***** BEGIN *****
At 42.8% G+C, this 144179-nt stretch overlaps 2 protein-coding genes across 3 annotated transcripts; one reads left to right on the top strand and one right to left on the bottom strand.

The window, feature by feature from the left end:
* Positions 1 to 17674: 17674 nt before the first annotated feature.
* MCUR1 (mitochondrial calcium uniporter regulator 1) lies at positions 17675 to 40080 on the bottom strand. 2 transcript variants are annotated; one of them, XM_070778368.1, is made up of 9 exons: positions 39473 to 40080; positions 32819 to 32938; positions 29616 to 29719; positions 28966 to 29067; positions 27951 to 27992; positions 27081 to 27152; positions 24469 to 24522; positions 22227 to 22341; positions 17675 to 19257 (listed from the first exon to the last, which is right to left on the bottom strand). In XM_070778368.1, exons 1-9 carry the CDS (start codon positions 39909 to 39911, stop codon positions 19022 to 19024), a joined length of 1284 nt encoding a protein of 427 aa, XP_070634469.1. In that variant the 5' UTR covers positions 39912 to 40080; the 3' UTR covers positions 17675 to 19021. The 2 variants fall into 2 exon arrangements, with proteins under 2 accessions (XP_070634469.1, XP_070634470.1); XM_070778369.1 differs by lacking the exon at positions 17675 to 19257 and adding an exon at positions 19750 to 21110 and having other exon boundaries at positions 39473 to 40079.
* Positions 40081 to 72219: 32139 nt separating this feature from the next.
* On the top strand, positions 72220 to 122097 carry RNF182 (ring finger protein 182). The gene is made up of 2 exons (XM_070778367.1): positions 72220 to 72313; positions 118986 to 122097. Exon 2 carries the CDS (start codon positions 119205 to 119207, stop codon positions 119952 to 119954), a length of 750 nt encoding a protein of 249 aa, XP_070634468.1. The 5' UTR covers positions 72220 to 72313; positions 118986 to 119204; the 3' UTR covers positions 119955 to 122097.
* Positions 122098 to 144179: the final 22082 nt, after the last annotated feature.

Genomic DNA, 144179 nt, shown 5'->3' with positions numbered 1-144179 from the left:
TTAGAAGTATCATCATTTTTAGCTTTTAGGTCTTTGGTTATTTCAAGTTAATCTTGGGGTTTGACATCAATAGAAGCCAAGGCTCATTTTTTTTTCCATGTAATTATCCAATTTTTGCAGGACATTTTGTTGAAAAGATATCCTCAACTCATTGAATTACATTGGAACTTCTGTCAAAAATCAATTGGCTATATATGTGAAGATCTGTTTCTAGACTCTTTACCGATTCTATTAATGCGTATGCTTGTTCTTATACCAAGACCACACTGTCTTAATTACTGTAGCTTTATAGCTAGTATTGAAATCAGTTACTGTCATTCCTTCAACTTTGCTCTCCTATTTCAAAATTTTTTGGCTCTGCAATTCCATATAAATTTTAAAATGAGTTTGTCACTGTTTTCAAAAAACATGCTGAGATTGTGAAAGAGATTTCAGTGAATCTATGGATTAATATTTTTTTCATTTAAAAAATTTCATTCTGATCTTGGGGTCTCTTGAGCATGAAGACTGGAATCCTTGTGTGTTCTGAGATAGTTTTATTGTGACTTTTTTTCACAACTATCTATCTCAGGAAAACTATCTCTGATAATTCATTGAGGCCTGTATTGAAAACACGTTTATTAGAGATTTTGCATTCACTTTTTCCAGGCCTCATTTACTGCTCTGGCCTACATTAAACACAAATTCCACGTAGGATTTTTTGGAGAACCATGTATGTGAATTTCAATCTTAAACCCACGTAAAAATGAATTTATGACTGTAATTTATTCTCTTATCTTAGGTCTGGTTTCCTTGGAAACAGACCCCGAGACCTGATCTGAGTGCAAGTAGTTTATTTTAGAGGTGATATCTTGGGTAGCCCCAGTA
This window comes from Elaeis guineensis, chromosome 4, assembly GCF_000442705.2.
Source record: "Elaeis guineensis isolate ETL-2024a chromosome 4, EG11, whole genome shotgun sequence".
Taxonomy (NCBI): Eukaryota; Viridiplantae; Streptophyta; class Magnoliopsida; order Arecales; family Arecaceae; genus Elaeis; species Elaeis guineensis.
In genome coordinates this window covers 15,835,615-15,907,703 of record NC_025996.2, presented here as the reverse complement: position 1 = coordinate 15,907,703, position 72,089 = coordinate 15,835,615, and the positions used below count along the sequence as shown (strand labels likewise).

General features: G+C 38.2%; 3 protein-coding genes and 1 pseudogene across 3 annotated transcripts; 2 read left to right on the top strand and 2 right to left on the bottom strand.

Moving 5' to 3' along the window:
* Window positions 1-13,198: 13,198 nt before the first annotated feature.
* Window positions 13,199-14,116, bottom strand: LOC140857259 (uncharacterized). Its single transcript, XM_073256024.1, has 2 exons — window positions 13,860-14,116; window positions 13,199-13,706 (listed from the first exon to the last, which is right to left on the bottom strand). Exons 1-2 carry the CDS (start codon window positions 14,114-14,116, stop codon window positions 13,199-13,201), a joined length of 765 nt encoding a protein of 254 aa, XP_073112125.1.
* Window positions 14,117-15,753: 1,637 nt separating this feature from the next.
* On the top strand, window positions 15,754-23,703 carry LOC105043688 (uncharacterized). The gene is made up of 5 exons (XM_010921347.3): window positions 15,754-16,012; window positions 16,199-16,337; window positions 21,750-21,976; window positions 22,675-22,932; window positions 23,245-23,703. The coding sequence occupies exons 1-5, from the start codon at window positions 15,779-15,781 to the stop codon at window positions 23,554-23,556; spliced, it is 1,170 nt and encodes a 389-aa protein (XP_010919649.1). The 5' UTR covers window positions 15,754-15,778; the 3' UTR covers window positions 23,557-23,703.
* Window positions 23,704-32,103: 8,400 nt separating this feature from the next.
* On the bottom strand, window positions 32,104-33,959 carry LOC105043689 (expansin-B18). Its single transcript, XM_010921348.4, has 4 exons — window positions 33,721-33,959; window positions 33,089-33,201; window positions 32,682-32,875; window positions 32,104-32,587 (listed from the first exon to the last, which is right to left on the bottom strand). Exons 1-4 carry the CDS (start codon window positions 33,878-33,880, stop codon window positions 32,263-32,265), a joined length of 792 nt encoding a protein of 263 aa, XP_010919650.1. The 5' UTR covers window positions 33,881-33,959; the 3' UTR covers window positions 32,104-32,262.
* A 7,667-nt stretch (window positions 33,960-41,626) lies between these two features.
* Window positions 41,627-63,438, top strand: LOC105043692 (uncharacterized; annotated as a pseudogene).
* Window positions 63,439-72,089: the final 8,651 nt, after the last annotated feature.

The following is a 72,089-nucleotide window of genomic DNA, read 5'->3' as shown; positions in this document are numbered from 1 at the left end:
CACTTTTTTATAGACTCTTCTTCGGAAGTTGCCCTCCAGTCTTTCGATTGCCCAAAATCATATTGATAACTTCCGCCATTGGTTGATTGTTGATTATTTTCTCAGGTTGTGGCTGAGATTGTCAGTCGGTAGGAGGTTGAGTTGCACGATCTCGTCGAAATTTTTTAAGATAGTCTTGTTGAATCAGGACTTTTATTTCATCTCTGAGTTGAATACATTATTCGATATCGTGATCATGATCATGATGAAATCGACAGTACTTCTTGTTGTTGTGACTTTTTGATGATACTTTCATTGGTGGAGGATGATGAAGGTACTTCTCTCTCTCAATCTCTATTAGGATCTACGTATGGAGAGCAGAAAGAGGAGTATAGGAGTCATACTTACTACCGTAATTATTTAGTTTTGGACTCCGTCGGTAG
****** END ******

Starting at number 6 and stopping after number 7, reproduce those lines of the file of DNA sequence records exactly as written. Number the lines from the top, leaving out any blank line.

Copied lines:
* On the top strand, positions 72220 to 122097 carry RNF182 (ring finger protein 182). The gene is made up of 2 exons (XM_070778367.1): positions 72220 to 72313; positions 118986 to 122097. Exon 2 carries the CDS (start codon positions 119205 to 119207, stop codon positions 119952 to 119954), a length of 750 nt encoding a protein of 249 aa, XP_070634468.1. The 5' UTR covers positions 72220 to 72313; positions 118986 to 119204; the 3' UTR covers positions 119955 to 122097.
* Positions 122098 to 144179: the final 22082 nt, after the last annotated feature.